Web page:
The National University of Lesotho (NUL) is said to be “returning to its glory days” following this week’s release of the students’ results for the 2013/14 academic year.
Last year, NUL recorded its worst results since the university was established in 1945, but according to officials who spoke to the Lesotho Times this week, there has been an improvement this time around.
The NUL Communications Director, Phumla Moleko, would not be drawn to comment on whether or not the results had improved, insisting she could only do so when the supplementary examinations set for July 7-13, are complete.
“Only when the supplementary examinations are complete, will we have a clear picture of the results, and be able to compare them with those of the 2012/13 academic year,” said Moleko.
However, according to some lecturers who spoke to the Lesotho Times on condition of anonymity, as well as the Lesotho University Teachers and Researchers Union (LUTARU) Secretary General Puleng Adams, even in the absence of a comprehensive evaluation of the results, there are strong indications of an improvement of the results.
“By and large, it seems we are returning to our glory days, to normal, compared to the worrying record failure rate we saw last year.
“The main problem then was the shortage of lecturers and conflict between the administration and our union and the students.
“I want to believe having a peaceful academic year has somewhat contributed to this turnaround and improved results, although we are not there yet, where we would want this university to be,” Ms Adams said.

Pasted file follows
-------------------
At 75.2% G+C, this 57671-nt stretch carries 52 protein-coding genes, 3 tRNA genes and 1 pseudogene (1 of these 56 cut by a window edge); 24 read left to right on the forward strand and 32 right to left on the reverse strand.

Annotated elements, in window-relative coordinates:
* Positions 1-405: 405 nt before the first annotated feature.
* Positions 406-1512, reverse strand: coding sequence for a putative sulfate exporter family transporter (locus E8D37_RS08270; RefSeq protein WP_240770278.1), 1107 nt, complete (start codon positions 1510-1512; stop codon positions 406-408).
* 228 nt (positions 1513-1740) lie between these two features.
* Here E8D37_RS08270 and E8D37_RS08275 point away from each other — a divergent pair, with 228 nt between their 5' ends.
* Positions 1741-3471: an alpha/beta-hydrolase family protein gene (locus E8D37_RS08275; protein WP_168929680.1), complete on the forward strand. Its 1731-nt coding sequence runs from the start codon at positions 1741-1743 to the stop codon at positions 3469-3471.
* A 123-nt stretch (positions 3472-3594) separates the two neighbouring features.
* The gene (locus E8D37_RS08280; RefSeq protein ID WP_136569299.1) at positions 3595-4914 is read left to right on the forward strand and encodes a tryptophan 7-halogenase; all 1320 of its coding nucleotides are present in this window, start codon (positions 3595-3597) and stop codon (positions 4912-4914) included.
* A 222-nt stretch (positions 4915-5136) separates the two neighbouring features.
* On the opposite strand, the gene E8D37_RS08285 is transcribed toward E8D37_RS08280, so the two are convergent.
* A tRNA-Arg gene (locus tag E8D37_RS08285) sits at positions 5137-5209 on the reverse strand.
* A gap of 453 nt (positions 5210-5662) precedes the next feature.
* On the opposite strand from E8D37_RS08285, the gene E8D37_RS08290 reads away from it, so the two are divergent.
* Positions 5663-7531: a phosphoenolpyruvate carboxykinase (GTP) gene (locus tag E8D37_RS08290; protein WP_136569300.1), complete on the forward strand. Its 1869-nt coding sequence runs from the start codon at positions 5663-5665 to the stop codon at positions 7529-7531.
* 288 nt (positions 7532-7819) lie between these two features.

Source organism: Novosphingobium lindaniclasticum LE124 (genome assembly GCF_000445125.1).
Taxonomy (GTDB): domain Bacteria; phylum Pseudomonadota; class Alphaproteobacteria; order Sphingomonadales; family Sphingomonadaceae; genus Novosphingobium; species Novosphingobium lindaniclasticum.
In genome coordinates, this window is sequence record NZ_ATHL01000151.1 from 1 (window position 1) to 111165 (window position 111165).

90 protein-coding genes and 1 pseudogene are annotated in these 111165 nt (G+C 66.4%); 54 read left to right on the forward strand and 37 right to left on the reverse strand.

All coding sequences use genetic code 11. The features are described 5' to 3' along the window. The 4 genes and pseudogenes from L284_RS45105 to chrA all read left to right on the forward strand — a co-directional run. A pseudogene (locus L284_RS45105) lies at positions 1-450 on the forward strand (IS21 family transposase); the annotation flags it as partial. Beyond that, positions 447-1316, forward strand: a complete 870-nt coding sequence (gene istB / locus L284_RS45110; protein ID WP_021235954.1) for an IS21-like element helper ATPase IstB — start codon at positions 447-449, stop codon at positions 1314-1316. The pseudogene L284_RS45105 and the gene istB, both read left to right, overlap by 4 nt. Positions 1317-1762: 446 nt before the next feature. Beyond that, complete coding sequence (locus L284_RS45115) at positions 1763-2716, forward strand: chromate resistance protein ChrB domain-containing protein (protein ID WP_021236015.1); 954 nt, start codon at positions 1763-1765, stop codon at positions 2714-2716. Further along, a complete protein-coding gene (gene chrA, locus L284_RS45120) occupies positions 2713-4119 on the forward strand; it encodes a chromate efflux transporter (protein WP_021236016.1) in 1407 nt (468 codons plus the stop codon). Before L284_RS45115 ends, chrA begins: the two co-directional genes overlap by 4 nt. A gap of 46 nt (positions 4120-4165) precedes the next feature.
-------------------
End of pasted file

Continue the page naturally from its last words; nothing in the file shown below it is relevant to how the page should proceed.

“This year’s results are a clear sign that NUL is being steered in the right direction, and is slowly returning to its glory days.
“For instance, in my Faculty of Humanities, there are no indications that we might be headed for a disaster in a far as the results are concerned.
“If there had been something out of the ordinary as was the case last year, we would have called an urgent meeting as a union to assess what could have gone wrong.”
Ms Adams further said there was a NUL Senate meeting last week, which ended with no complaints from the respective Deans of Faculties about the results.
“Actually, last year, the worst-hit faculties were those of Social Sciences as well as Science and Technology, but it appears there are no concerns about them this time around.
“I’ve also learned that the Department of Business Administration also performed badly last year, but this time around, its students enrolled in the Accounting programme have performed well, with about five of them getting First Class passes,” she said.
Ms Adams further said LUTARU leadership is happy the university management has been addressing concerns that could have led to last year’s high failure-rate, such as inadequate lecturers and using part-time teaching staff.
“We realise the university is committed to normalising the situation as we had lost many highly qualified lecturers due to the restructuring process NUL was undertaking.
“The use of part-time lecturers was also another problem that has been addressed, which we believe has contributed to the improved results.”